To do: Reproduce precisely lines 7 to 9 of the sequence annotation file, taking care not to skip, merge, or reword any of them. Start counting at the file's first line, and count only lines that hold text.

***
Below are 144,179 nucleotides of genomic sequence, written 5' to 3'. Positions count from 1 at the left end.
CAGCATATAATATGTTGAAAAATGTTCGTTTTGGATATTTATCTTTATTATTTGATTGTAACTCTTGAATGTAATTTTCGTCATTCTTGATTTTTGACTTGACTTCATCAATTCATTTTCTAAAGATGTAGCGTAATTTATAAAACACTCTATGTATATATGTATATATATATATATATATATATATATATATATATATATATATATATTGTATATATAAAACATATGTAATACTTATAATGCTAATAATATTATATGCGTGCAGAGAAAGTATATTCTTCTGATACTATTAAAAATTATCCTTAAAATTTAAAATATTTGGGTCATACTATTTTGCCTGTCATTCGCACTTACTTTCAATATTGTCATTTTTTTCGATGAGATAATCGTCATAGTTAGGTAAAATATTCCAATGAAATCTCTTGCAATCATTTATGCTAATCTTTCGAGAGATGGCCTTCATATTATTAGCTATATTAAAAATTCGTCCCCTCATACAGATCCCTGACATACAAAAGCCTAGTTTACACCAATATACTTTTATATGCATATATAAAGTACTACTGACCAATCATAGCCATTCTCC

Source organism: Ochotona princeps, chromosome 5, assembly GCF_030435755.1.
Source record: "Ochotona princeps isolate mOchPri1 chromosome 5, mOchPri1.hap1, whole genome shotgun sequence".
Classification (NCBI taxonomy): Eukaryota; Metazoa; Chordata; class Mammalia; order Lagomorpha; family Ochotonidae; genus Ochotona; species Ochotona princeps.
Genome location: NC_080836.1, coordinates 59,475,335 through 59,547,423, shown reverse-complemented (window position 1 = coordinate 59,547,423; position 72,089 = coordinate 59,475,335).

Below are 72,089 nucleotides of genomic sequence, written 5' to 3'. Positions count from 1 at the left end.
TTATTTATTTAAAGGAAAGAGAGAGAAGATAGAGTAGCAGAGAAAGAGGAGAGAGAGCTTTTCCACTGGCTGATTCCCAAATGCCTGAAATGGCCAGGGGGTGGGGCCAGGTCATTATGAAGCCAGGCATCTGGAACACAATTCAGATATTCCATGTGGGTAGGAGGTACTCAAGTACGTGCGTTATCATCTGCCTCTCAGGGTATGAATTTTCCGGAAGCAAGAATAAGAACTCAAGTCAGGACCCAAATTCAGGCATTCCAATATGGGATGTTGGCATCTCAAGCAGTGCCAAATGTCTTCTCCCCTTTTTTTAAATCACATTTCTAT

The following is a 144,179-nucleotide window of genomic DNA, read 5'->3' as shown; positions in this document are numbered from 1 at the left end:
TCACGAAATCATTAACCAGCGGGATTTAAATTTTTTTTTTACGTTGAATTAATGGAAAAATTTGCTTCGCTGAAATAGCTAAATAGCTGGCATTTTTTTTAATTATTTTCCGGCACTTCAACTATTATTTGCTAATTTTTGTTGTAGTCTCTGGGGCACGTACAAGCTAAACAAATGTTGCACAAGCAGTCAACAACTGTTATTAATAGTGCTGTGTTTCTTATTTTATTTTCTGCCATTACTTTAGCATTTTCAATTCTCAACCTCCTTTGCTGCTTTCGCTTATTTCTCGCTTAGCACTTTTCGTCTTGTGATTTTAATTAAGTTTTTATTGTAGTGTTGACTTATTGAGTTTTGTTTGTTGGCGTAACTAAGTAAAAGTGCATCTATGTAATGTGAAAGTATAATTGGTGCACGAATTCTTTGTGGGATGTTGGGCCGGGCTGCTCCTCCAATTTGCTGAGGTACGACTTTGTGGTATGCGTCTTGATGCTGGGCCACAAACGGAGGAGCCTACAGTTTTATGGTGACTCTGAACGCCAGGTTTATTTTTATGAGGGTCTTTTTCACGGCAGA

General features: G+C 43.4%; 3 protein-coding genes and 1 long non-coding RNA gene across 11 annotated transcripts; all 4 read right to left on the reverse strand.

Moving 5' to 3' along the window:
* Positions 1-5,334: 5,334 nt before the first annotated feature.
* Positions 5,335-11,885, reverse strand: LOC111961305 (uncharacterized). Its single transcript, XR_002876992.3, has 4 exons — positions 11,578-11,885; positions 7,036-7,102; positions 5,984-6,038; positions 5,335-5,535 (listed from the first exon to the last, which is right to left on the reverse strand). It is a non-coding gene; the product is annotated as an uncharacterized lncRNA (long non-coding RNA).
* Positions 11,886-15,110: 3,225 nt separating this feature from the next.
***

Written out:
Below are 72,089 nucleotides of genomic sequence, written 5' to 3'. Positions count from 1 at the left end.
TTATTTATTTAAAGGAAAGAGAGAGAAGATAGAGTAGCAGAGAAAGAGGAGAGAGAGCTTTTCCACTGGCTGATTCCCAAATGCCTGAAATGGCCAGGGGGTGGGGCCAGGTCATTATGAAGCCAGGCATCTGGAACACAATTCAGATATTCCATGTGGGTAGGAGGTACTCAAGTACGTGCGTTATCATCTGCCTCTCAGGGTATGAATTTTCCGGAAGCAAGAATAAGAACTCAAGTCAGGACCCAAATTCAGGCATTCCAATATGGGATGTTGGCATCTCAAGCAGTGCCAAATGTCTTCTCCCCTTTTTTTAAATCACATTTCTAT

The following is a 144,179-nucleotide window of genomic DNA, read 5'->3' as shown; positions in this document are numbered from 1 at the left end: